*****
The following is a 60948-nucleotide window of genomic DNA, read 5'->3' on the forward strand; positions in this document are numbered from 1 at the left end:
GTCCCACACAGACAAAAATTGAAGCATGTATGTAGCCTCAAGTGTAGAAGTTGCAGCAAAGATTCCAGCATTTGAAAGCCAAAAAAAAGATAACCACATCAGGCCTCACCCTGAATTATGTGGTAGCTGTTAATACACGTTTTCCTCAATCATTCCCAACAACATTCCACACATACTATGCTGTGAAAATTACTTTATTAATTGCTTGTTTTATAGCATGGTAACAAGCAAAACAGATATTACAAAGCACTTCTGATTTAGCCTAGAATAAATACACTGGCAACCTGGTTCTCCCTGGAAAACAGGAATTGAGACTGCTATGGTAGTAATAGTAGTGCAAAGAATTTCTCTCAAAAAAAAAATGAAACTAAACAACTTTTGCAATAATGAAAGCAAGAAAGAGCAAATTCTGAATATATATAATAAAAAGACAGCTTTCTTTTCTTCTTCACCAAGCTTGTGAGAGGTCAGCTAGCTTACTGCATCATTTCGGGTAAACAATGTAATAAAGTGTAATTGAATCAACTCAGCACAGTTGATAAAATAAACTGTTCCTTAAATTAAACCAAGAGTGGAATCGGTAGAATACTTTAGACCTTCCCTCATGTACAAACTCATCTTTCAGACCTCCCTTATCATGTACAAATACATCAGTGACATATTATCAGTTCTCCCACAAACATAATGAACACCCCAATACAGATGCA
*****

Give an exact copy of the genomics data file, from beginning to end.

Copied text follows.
The following is a 60948-nucleotide window of genomic DNA, read 5'->3' on the forward strand; positions in this document are numbered from 1 at the left end:
GTCCCACACAGACAAAAATTGAAGCATGTATGTAGCCTCAAGTGTAGAAGTTGCAGCAAAGATTCCAGCATTTGAAAGCCAAAAAAAAGATAACCACATCAGGCCTCACCCTGAATTATGTGGTAGCTGTTAATACACGTTTTCCTCAATCATTCCCAACAACATTCCACACATACTATGCTGTGAAAATTACTTTATTAATTGCTTGTTTTATAGCATGGTAACAAGCAAAACAGATATTACAAAGCACTTCTGATTTAGCCTAGAATAAATACACTGGCAACCTGGTTCTCCCTGGAAAACAGGAATTGAGACTGCTATGGTAGTAATAGTAGTGCAAAGAATTTCTCTCAAAAAAAAAATGAAACTAAACAACTTTTGCAATAATGAAAGCAAGAAAGAGCAAATTCTGAATATATATAATAAAAAGACAGCTTTCTTTTCTTCTTCACCAAGCTTGTGAGAGGTCAGCTAGCTTACTGCATCATTTCGGGTAAACAATGTAATAAAGTGTAATTGAATCAACTCAGCACAGTTGATAAAATAAACTGTTCCTTAAATTAAACCAAGAGTGGAATCGGTAGAATACTTTAGACCTTCCCTCATGTACAAACTCATCTTTCAGACCTCCCTTATCATGTACAAATACATCAGTGACATATTATCAGTTCTCCCACAAACATAATGAACACCCCAATACAGATGCA